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Environmental Issues When Constructing A Driveway

By: Chris Hogan MSc - Updated: 7 Jun 2011 | comments*Discuss
 
Driveway Drive Garden Car Planning

No one would have thought twice about paving over a garden for a driveway 10 years ago, but with 'green' issues now firmly in the public eye, the ecological impact of this practice has come under increasing scrutiny. And it's not just paving over gardens for driveways that's attracting attention. With increasingly busy lives being led, householders aren't finding the time to look after large gardens and are covering them over with patios and other hardstandings that are easier to look after.

Flooding And Quality Of Life

The impact of paving gardens over is to send rainwater straight down into storm drains or sewers. A lawn or garden will soak up the water and hold it up, slowing the water flow down and allowing the sewers system to catch up, particularly in times of heavy rain and flooding.

Having fewer plants around to soak up carbon dioxide and release oxygen obviously makes the environment worse. Another effect on our lives is that hard surfaces soak up heat during the day and release it at night, making the stuffy conditions even worse. Subsidence can be a problem, too. National insurance company Esure has also come out against hard surfaces, saying that they prevent water getting to the soil below, which then dries out and shrinks, in particular with soils that are predominantly clay.

There is also the impact on the animal and plant life to consider. The lack of places for small organisms, insects and the like means less food for small animals and birds.

Action To Be Taken

Taking London alone, studies of aerial surveys by the London Assembly have shown that over 12 square miles of front garden are now paved over. The concerns became so great that the government introduced planning permission requirement for paving over any garden area in England in 2008.

Permeable Surfaces Can Ease The Drainage Problem

So does this mean that it’s all over for drives in our front gardens? Not entirely. Most of the problems outlined above occur with non-permeable surfaces such as Concrete, Tarmac and large interlocked blocks. Careful selection of a permeable top layer will allow water to drain through the surface and get to the ground below.

Some brick pavers that interlock but leave tiny cracks between each one will help with the drainage, as will Gravel. But, in both cases, care needs to be taken over the compacted aggregate that supports the driveway, to make sure water can drain into the surrounding soil.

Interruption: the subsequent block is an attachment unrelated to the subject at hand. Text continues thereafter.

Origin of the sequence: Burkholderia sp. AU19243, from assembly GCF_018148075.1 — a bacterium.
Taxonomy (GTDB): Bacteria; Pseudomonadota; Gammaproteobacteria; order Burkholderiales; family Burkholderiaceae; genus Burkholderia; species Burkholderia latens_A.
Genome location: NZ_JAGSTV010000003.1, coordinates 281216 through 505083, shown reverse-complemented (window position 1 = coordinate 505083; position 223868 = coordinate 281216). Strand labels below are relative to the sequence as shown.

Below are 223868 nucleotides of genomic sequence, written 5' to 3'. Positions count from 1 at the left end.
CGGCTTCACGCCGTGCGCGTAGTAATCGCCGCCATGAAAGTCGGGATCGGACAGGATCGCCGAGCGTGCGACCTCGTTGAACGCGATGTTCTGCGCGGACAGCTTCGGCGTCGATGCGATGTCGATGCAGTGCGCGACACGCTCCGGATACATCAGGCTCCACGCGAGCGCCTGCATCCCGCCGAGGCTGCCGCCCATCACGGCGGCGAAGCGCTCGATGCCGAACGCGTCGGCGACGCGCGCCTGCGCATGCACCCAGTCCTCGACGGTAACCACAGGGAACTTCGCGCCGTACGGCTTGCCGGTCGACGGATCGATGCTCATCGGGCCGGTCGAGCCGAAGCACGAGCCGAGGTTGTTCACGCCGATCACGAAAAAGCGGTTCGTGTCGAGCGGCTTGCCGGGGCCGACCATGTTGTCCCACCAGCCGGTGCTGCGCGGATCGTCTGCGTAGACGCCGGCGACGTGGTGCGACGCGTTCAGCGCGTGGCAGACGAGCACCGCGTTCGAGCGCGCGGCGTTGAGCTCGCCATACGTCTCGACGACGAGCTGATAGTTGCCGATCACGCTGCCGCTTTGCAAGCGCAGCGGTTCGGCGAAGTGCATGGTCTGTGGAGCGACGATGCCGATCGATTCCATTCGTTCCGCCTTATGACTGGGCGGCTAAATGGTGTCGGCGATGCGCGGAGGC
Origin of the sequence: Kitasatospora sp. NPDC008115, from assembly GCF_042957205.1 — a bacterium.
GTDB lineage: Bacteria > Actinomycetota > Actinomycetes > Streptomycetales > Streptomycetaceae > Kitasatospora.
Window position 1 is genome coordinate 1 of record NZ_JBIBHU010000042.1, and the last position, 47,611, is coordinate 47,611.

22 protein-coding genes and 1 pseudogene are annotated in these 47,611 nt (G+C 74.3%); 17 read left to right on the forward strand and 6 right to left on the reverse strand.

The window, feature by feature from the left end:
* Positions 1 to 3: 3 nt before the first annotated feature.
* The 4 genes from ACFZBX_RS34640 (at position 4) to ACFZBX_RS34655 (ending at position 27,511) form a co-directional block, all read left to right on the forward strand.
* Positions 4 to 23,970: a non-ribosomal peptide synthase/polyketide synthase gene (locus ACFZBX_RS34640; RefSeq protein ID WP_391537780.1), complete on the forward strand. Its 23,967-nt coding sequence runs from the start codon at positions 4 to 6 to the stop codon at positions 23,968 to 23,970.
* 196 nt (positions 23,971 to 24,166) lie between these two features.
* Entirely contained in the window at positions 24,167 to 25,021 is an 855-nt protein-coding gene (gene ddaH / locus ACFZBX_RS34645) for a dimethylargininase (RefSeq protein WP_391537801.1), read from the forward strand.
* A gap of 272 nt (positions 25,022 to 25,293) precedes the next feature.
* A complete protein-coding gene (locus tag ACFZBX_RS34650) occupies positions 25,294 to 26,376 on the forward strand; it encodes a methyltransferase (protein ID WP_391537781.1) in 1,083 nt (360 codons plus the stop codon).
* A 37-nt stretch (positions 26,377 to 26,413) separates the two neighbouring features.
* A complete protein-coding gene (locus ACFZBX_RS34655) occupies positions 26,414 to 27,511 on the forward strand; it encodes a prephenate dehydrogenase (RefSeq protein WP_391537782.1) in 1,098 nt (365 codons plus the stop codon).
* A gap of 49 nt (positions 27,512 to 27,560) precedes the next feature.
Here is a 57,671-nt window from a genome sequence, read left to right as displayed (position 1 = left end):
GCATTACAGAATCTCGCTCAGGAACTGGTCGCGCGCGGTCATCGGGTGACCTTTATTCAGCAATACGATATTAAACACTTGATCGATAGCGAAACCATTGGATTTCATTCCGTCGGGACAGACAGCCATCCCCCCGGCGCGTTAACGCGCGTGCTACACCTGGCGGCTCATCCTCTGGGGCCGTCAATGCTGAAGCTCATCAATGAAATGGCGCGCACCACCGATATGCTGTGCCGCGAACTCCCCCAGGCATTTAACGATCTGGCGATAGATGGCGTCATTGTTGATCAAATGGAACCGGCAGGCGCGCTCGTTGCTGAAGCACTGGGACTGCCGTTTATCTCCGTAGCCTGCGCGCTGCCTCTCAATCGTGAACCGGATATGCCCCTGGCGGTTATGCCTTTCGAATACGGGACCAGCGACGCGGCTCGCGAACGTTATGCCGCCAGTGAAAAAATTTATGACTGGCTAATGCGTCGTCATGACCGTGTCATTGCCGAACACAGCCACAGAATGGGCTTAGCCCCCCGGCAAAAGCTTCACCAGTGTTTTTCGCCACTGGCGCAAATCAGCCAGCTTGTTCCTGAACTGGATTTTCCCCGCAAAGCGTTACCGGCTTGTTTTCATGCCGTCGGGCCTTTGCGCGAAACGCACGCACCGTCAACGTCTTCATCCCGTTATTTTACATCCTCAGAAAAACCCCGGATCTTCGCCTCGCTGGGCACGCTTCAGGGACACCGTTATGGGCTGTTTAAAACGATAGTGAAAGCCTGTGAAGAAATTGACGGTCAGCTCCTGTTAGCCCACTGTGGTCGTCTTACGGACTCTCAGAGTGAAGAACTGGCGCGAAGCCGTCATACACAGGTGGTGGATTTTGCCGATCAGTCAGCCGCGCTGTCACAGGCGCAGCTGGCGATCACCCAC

Providing For Wildlife

The only problem that these products don't solve is the absence of plants and trees where animal life can prosper. This can be dealt with by laying down hard tracks for each wheel rather than paving the whole garden, which allows you to keep sections of lawn and borders with shrubs and flowers.

Alternatively, there are an increasing number of surfaces that are hard enough to take a car but allow grass to grow through them. Look for grass reinforcement products; they are usually meshes of concrete or plastic that you can lay down over a substrate, then grass can be seeded in the gaps of the mesh.

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Latest Comments
  • James
    Re: Planning Permission for Driveways
    Hi, do I have to get a permit to convert the front garden into a driveway if I do not need to drop the kerb? The driveway…
    24 November 2018
  • TheResinMan
    Re: Resin Bound Driveway Surfacing
    MITCH - This is quite unusual as white patches are an indication that moisture is present upon install but shouldn't be…
    11 November 2018
  • TheResinMan
    Re: Resin Bound Driveway Surfacing
    exsigs - With regard to the headlights of your car highlighting inperfections, this is quite normal. You have to understand…
    11 November 2018
  • Improvement
    Re: Considering Drainage on Your Driveway
    Hi do I need driveway permit when the rainwater run off to the road? Regards
    24 October 2018
  • Pipoc
    Re: Planning Permission for Driveways
    30 years ago we closed off a drive and started using a different one, The old drive is still there but it is under soil and…
    17 October 2018
  • sav
    Re: Planning Permission for Driveways
    hi i have a nabour we live on a walk and the highways department have removed the bollards and made a hard standing so my…
    16 October 2018
  • daveo
    Re: Can Gravel be Laid on Top of Tarmac?
    Hello, I have a tarmacked drive which is 25 years old, the same age as the property, it is looking very tired, the…
    12 October 2018
  • Gander
    Re: Planning Permission for Driveways
    I am purchasing a rural property near Chichester.and would like to create an entrance further along the lane from the…
    19 September 2018
  • KellyB
    Re: Resin Bound Driveway Surfacing
    I had resin laid about 6 month ago but I have noticed dips on it where my car tyres have been sat. Is this normal or do I need…
    12 September 2018
  • MITCH
    Re: Resin Bound Driveway Surfacing
    Our resin driveway as been down a couple of years it is red/green and has developed white patches how can we bring the shine back
    3 September 2018